“Please, pastor, tell me what I want to hear. Make me feel good. No hard truths, no tough topics, just love and grace and encouragement. Don’t get too deep. I just want to enjoy my life and not to be challenged in my faith.” Sound extreme? People may not admit it, but we might be surprised how common this attitude is among churchgoers in America.

Since when did church become about us? Yes, people need hope, but since when does Christianity have anything to do with our worldly comfort? When did it become about avoiding messages of repentance, holiness, God’s wrath, judgment, and righteousness? Too harsh, you  say?

Ask a persecuted brother or sister in Christ in another country how comfortable they are. Compare their tested faith with those who merely profess to believe. Is your pastor and church making disciples, preaching the whole counsel of God, and equipping saints or is it affirming and coddling and entertaining sinners? Big difference.

Here’s the thing: churches are growing in nations where there is hostility toward Christians, and the gospel is spreading. How are we doing in America?

Today’s guest is evangelist, pastor/teacher, and former Muslim, Elijah Abraham.

DISCUSSED:

2 Chronicles 18:1-22

Then the king of Israel assembled the prophets, four hundred men, and said to them, “Shall we go against Ramoth-gilead to battle, or shall I refrain?” And they said, “Go up, for God will give it into the hand of the king.” But Jehoshaphat said, “Is there not yet a prophet of the Lord here that we may inquire of him?” The king of Israel said to Jehoshaphat, “There is yet one man by whom we may inquire of the Lord, but I hate him, for he never prophesies good concerning me but always evil. He is Micaiah2 Chron. 18:5-7

Then the messenger who went to summon Micaiah spoke to him saying, “Behold, the words of the prophets are uniformly favorable to the king. So please let your word be like one of them and speak favorably.” 13 But Micaiah said, “As the Lord lives, what my God says, that I will speak.” 2 Chron. 18:12-13

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But realize this, that in the last days difficult times will come. For men will be lovers of self, lovers of money, boastful, arrogant, revilers, disobedient to parents, ungrateful, unholy, unloving, irreconcilable, malicious gossips, without self-control, brutal, haters of good, treacherous, reckless, conceited, lovers of pleasure rather than lovers of God, holding to a form of godliness, although they have denied its power; Avoid such men as these. 2 Timothy 3:1-5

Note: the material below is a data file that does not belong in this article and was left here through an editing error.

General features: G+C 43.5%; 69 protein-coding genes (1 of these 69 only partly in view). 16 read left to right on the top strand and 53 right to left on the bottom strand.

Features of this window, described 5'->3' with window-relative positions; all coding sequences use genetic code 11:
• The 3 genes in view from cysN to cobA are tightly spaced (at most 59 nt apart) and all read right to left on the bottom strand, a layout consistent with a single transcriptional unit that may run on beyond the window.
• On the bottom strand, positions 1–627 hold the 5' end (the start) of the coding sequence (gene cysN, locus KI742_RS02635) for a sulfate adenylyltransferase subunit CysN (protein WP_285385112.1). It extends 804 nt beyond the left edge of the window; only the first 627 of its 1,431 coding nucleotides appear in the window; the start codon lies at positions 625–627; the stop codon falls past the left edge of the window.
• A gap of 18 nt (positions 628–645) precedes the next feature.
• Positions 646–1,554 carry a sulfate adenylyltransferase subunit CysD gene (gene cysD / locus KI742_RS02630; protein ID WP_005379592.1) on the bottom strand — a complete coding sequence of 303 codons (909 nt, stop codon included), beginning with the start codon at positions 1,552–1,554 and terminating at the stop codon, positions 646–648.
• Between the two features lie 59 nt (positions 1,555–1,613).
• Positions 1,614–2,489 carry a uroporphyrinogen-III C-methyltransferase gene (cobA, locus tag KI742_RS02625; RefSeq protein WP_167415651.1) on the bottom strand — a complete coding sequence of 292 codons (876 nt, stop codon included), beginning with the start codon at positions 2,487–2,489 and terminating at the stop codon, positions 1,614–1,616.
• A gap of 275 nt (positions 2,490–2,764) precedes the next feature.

For the time will come when they will not endure sound doctrine; but wanting to have their ears tickled, they will accumulate for themselves teachers in accordance to their own desires, and will turn away their ears from the truth and will turn aside to myths. But you, be sober in all things, endure hardship, do the work of an evangelist, fulfill your ministry. 2 Timothy 4:3-5

“It was not until I went to the churches of America and heard her pulpits aflame with righteousness did I understand the secret of her success. America is great because she is good, and if America ceases to be good, America will cease to be great.” – Alexis De Tocqueville

ARTICLES

“…Over the last few decades, Americans have seen the destruction of the institution of marriage between a man and a woman, the removal of God’s Word in several areas, and the blatant murdering of millions of babies. This is an indictment against America and the pulpit is partially responsible – our silence speaks volumes.

The pulpit regulates the spiritual condition of God’s people which affects the nation. A lukewarm, sex-saturated culture (and church) simply reflects the lack of conviction in the pulpit as well as the pew. Sadly, many pastors are exchanging truth for passivity, boldness for cowardliness, and conviction for comfort…they are not aflame with righteousness. We aim to be motivational speakers rather than preachers of righteousness.” -Shane Idleman

An Open Letter to Pastors and Christians – Stand or Fall

What does it mean to be Lukewarm? – John Lysaught